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Dennis Hopper plays crazy for ‘Crash’

Hopper is totally tickled by his outrageous new alter ego, freaky Los Angeles music producer Ben Cendars in the Starz series “Crash.”
/ Source: The Associated Press

With a raft of weird roles to his credit, Dennis Hopper might well yawn about playing another wacko. Yet Hopper is totally tickled by his outrageous new alter ego, freaky Los Angeles music producer Ben Cendars in the Starz series “Crash.”

“He’s unbelievable,” says Hopper, chuckling about Ben’s raunchy first scene in the edgy drama. The gentle-voiced actor — who defined cinematic bizarre in “Blue Velvet” — gets top billing in the ensemble program, spawned by the Academy Award-winning film about racial tensions in Los Angeles. Hopper’s blue eyes twinkle as he relishes his off-the-wall character, who smacks a bit of notorious real-life record producer Phil Spector.

“Ben’s just a shocking guy,” he says.

In the series’ premiere (10 p.m. EDT Oct. 17) Ben unzips himself in the back of his chauffeured limousine and berates his aging manhood as his female driver listens.

“Ben has no edit button,” Hopper says. “Ben is violent, too, but it makes sense in his world.”

Large as Ben — and Hopper — loom in “Crash” the TV show, Ben did not exist in the original film. None of the movie’s characters and cast made the leap to television.

Still, the series mirrors the movie’s multiracial mix with a complement of strong, reckless and corrupt cops (Arlene Tur, Ross McCall and Nick E. Tarabay, respectively), a struggling Guatemalan immigrant (Luis Chavez), a Korean-American medic (Brian Tee) and an upscale Anglo married couple (Clare Carey and guest star D.B. Sweeney).

Starring Albuquerque, N.M. as Los AngelesIronically though, the series plays sleight of hand with the movie’s most pervasive persona — Los Angeles itself. From the premiere’s signature car crash to an L.A. police station, the show is filmed mostly in Albuquerque, N.M., where production is cheaper. A few second-unit exterior scenes were lensed in L.A.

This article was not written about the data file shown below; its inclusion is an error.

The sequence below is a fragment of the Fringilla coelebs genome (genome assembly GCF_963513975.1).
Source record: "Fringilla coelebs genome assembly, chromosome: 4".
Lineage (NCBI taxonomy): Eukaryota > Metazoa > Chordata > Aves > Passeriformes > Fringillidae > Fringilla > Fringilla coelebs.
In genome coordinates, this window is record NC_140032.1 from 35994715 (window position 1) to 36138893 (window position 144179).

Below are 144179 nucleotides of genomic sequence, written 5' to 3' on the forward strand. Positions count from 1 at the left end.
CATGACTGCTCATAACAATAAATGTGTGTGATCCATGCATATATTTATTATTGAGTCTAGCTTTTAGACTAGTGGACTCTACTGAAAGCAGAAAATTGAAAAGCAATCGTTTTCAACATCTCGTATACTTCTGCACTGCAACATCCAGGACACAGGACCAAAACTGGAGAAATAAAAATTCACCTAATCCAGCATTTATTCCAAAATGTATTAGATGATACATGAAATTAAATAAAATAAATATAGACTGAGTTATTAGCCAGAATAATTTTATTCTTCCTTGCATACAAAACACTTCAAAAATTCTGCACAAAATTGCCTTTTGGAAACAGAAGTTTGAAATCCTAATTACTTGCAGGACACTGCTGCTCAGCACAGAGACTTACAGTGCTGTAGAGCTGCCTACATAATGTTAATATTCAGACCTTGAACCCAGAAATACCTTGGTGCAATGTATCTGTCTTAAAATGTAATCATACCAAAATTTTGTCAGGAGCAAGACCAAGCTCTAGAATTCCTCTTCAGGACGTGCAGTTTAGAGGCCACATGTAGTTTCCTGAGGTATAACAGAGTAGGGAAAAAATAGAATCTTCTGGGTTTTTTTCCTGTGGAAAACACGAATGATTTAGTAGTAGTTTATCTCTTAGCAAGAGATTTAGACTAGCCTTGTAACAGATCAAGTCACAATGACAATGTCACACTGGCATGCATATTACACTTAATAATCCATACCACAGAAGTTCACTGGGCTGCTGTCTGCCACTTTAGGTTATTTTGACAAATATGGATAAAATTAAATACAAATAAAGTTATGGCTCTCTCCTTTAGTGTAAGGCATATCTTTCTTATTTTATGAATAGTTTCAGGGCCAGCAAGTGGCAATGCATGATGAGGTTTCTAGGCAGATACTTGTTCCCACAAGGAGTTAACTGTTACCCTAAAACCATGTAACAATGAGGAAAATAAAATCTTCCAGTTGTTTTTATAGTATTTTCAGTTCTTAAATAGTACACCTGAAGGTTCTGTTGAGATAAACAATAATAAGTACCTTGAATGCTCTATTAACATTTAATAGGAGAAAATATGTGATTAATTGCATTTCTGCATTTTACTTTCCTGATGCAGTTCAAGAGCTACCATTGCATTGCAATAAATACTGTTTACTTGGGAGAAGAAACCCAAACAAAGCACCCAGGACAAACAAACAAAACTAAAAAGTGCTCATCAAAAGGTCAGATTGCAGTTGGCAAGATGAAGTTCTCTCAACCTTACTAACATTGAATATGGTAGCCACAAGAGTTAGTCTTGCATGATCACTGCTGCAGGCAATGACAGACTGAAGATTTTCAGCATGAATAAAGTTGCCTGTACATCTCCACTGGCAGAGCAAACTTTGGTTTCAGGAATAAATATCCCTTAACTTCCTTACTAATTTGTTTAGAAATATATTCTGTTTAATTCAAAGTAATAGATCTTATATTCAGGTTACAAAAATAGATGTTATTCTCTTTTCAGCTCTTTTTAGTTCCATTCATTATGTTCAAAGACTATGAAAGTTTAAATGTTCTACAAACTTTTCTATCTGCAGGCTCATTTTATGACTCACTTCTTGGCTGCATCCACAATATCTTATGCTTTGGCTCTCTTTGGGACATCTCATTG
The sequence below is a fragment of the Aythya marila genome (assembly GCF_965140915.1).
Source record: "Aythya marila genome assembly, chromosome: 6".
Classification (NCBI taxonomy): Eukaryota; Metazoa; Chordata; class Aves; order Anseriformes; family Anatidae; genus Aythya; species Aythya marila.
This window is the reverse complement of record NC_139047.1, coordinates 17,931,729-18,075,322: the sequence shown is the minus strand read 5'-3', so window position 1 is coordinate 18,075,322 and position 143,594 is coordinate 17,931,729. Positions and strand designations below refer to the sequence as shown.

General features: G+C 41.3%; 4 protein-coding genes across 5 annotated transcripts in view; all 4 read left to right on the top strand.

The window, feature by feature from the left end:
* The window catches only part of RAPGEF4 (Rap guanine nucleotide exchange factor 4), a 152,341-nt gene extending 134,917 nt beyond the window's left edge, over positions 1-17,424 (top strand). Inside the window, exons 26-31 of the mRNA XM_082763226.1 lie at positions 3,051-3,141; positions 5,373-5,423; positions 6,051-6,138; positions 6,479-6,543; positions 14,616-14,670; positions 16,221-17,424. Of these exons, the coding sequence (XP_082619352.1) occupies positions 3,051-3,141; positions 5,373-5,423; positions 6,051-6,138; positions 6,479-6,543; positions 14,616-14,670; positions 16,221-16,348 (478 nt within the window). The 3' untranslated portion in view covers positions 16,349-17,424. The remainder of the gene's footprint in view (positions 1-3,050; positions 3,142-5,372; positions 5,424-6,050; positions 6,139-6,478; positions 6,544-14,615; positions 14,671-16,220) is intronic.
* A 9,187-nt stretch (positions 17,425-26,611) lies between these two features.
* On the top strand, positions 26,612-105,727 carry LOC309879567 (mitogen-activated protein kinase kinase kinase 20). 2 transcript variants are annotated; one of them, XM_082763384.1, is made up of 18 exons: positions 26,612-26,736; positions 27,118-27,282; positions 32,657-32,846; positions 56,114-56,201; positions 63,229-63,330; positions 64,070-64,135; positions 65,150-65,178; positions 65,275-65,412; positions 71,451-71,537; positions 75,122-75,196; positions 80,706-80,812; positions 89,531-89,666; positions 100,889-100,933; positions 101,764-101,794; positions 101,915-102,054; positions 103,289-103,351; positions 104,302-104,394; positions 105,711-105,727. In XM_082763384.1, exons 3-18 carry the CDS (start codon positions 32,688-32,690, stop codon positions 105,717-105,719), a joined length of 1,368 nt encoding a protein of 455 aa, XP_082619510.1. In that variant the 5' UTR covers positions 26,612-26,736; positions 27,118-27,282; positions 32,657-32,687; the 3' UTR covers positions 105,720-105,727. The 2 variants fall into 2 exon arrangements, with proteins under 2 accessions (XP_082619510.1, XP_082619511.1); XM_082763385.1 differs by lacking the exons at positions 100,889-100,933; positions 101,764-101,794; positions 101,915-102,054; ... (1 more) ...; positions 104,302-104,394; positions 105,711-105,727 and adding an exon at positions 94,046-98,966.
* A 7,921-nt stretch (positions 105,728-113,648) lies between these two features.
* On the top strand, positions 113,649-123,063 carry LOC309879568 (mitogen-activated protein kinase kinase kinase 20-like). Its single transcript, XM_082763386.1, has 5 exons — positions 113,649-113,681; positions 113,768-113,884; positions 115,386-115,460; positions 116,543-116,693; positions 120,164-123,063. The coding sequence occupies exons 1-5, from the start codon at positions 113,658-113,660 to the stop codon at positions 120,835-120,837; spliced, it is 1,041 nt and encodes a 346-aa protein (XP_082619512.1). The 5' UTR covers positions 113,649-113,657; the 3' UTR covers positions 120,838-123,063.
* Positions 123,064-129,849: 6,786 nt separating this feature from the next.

Series creator Glen Mazzara says the decision to film it there was made before he was hired. “Lionsgate was always determined to shoot this in Albuquerque,” Mazzara says of Starz’s producing partner.

“‘The Shield’ was able to shoot in Los Angeles on a very small budget and did so quite effectively for seven years,” says Mazzara, who was a producer on that show for six seasons. “I was surprised that this show would not follow that same model. I do believe it’s possible to shoot quality material in Los Angeles on tight budgets.”

Nonetheless, the Albuquerque-for-Los Angeles look is working out, says Hopper, a longtime L.A. resident who admits he’s “not a big fan” of the city.

Such ambivalence is what the series aims for, Mazzara says. “Our characters have a love-hate relationship with Los Angeles, as lots of people do. We want to show the pressure of living in Los Angeles — how that pressure takes a toll.”

‘We won’t have a racial fight of the week’Like the 2004 film “Crash” and the 1993 movie “Short Cuts,” “Crash” the series is an ever-tightening web of events that squeezes seemingly unconnected characters together. With 13 episodes to fill, the series’ characters take their time about intersecting. “Most of the story lines come together in episode six,” Mazzara says.

Some of the people who crafted “Crash” the movie — Paul Haggis (director/co-screenwriter), Bobby Moresco (co-screenwriter) and Bob Yari (producer) — also serve as executive producers on the series. Yet the TV version does not play as noir, or darkly despairing, as the movie did.

“It has a lot of absurdist humor, like ‘Short Cuts,’” Mazzara says. “It has more hope than a noir piece. It’s less cynical.”

Plus, “we won’t have the racial fight of the week,” says Don Cheadle, who starred in the film, was also a producer, and is a co-executive producer on the series. “When people talk about the movie, they’re always focused on its racial aspect. But I thought it was a movie about power and people scared that they’re losing it and desperate to get it from other people. Those deeper themes are very much a part of the series.”

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Regardless, Ben makes wildly insensitive racial comments about the 1992 Los Angeles riots in his first scene with his new chauffeur, Anthony (Jocko Sims), an aspiring singer-songwriter who is African-American.

“Ben is like ‘All in the Family,”’ Hopper says, recalling hilariously blunt bigot Archie Bunker on the classic ’70s sitcom. “If there’s comic relief in ‘Crash,’ Ben is it.”

Says Sims: “After that first scene with Dennis about ‘ghettos,’ I thought the show might go down the cliched road of Anthony being pulled over by cops and racially profiled. But you’ll be surprised by what does and doesn’t happen. This series leads you to believe anything can happen — which is certainly true for the city of Los Angeles.”